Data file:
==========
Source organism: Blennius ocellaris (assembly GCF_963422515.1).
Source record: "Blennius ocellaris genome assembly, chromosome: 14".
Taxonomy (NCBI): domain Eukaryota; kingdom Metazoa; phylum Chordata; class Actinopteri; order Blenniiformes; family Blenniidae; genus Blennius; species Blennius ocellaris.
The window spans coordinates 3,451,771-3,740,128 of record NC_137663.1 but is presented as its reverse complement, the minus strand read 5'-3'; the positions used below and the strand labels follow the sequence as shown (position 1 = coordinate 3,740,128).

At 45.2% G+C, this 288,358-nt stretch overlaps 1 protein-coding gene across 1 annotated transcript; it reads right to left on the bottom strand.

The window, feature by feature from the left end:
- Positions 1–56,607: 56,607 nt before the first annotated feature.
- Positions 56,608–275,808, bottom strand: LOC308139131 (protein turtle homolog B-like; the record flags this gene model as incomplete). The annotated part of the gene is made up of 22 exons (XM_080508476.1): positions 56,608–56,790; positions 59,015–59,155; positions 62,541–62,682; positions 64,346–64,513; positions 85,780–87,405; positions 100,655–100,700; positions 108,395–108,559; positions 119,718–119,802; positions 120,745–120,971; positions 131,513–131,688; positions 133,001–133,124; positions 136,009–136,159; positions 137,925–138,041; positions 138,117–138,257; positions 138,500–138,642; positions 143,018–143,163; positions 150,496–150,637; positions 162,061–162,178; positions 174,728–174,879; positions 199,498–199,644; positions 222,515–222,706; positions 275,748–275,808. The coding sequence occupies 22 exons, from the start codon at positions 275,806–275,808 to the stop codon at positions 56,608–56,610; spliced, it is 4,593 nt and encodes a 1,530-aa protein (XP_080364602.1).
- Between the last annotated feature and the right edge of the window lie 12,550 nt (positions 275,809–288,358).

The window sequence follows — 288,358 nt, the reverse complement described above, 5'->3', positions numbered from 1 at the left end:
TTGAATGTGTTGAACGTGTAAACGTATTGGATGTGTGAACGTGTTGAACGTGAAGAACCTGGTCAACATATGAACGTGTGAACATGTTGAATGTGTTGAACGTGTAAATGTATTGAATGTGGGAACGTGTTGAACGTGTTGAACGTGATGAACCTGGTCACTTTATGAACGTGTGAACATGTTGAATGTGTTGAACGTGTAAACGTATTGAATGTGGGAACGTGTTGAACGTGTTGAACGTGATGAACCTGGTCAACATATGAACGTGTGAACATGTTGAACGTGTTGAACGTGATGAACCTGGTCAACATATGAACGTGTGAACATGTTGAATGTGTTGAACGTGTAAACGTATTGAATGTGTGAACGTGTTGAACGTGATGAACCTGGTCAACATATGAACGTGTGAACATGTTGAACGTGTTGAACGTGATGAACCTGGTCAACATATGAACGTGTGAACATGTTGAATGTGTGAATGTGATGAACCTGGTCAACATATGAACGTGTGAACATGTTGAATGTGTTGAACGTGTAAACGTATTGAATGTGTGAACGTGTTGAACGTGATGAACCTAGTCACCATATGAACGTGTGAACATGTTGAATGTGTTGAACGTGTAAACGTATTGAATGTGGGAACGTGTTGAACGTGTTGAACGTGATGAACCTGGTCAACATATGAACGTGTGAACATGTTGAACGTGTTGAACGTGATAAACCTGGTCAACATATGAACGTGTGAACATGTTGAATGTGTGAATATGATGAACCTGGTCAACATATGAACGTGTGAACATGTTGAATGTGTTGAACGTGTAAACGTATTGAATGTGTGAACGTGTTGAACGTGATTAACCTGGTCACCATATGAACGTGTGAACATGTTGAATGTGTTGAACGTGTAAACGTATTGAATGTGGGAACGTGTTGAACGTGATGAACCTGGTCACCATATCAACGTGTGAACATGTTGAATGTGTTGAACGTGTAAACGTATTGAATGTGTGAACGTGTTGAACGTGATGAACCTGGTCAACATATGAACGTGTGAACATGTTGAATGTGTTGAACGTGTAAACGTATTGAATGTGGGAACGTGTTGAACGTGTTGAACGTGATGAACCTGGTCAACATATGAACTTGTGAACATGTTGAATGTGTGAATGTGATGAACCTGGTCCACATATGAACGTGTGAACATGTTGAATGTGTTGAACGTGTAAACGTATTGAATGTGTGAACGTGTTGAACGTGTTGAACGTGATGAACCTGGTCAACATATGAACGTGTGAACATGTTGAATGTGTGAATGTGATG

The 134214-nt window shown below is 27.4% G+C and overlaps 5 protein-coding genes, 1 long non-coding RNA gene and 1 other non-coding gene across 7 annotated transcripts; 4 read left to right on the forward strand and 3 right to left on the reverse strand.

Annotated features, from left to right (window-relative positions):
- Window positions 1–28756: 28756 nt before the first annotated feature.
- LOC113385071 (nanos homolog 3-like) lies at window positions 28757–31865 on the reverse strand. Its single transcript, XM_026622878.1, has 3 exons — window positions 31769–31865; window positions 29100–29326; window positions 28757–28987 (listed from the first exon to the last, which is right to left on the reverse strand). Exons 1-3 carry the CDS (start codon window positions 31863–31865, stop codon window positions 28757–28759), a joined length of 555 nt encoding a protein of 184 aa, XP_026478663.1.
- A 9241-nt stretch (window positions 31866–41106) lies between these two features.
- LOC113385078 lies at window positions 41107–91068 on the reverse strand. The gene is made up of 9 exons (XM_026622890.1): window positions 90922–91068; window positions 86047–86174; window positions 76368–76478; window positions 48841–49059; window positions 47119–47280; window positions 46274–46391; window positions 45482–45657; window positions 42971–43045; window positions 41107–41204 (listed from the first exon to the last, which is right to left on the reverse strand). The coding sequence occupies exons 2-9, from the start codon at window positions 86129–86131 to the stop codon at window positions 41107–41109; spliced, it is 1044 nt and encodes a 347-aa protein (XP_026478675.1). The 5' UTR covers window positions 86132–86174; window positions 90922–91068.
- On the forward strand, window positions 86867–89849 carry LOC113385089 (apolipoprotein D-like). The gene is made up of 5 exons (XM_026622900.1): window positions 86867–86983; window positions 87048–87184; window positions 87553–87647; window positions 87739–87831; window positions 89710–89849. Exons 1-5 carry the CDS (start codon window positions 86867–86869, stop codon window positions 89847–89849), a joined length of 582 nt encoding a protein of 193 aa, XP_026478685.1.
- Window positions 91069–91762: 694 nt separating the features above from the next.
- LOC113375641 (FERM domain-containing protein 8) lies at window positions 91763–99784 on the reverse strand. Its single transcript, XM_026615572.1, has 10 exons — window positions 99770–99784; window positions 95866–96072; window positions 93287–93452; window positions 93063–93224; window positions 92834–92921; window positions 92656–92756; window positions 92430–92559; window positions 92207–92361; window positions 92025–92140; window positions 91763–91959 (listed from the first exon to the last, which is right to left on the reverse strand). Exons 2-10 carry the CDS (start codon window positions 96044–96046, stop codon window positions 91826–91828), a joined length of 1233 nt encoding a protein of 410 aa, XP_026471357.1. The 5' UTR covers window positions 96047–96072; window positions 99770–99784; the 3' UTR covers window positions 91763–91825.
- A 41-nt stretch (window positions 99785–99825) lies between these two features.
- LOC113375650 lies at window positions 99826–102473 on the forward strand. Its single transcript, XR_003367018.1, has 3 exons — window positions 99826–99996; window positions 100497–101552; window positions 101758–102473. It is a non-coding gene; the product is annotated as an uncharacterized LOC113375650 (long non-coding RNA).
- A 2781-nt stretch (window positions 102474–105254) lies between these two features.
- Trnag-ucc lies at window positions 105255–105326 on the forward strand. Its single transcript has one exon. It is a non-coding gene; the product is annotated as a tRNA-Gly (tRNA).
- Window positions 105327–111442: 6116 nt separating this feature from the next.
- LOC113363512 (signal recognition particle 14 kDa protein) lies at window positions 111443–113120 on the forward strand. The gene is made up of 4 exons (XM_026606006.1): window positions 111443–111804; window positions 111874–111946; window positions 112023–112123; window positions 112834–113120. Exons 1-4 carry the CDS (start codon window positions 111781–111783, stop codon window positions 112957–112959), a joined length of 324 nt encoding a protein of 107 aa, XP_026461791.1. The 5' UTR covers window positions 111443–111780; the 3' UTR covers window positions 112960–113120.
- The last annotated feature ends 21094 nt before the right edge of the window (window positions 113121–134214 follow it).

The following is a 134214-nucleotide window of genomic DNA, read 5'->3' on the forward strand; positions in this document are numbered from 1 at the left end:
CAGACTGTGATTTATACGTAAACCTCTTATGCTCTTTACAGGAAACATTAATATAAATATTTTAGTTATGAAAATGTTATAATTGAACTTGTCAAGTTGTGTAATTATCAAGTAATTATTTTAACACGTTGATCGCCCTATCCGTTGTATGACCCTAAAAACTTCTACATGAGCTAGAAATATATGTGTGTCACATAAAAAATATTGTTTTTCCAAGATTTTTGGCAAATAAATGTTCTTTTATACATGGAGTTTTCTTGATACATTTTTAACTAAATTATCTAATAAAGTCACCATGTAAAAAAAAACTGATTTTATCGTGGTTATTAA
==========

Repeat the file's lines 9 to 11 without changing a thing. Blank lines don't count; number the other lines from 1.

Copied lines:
- Between the last annotated feature and the right edge of the window lie 12,550 nt (positions 275,809–288,358).

The window sequence follows — 288,358 nt, the reverse complement described above, 5'->3', positions numbered from 1 at the left end:
TTGAATGTGTTGAACGTGTAAACGTATTGGATGTGTGAACGTGTTGAACGTGAAGAACCTGGTCAACATATGAACGTGTGAACATGTTGAATGTGTTGAACGTGTAAATGTATTGAATGTGGGAACGTGTTGAACGTGTTGAACGTGATGAACCTGGTCACTTTATGAACGTGTGAACATGTTGAATGTGTTGAACGTGTAAACGTATTGAATGTGGGAACGTGTTGAACGTGTTGAACGTGATGAACCTGGTCAACATATGAACGTGTGAACATGTTGAACGTGTTGAACGTGATGAACCTGGTCAACATATGAACGTGTGAACATGTTGAATGTGTTGAACGTGTAAACGTATTGAATGTGTGAACGTGTTGAACGTGATGAACCTGGTCAACATATGAACGTGTGAACATGTTGAACGTGTTGAACGTGATGAACCTGGTCAACATATGAACGTGTGAACATGTTGAATGTGTGAATGTGATGAACCTGGTCAACATATGAACGTGTGAACATGTTGAATGTGTTGAACGTGTAAACGTATTGAATGTGTGAACGTGTTGAACGTGATGAACCTAGTCACCATATGAACGTGTGAACATGTTGAATGTGTTGAACGTGTAAACGTATTGAATGTGGGAACGTGTTGAACGTGTTGAACGTGATGAACCTGGTCAACATATGAACGTGTGAACATGTTGAACGTGTTGAACGTGATAAACCTGGTCAACATATGAACGTGTGAACATGTTGAATGTGTGAATATGATGAACCTGGTCAACATATGAACGTGTGAACATGTTGAATGTGTTGAACGTGTAAACGTATTGAATGTGTGAACGTGTTGAACGTGATTAACCTGGTCACCATATGAACGTGTGAACATGTTGAATGTGTTGAACGTGTAAACGTATTGAATGTGGGAACGTGTTGAACGTGATGAACCTGGTCACCATATCAACGTGTGAACATGTTGAATGTGTTGAACGTGTAAACGTATTGAATGTGTGAACGTGTTGAACGTGATGAACCTGGTCAACATATGAACGTGTGAACATGTTGAATGTGTTGAACGTGTAAACGTATTGAATGTGGGAACGTGTTGAACGTGTTGAACGTGATGAACCTGGTCAACATATGAACTTGTGAACATGTTGAATGTGTGAATGTGATGAACCTGGTCCACATATGAACGTGTGAACATGTTGAATGTGTTGAACGTGTAAACGTATTGAATGTGTGAACGTGTTGAACGTGTTGAACGTGATGAACCTGGTCAACATATGAACGTGTGAACATGTTGAATGTGTGAATGTGATG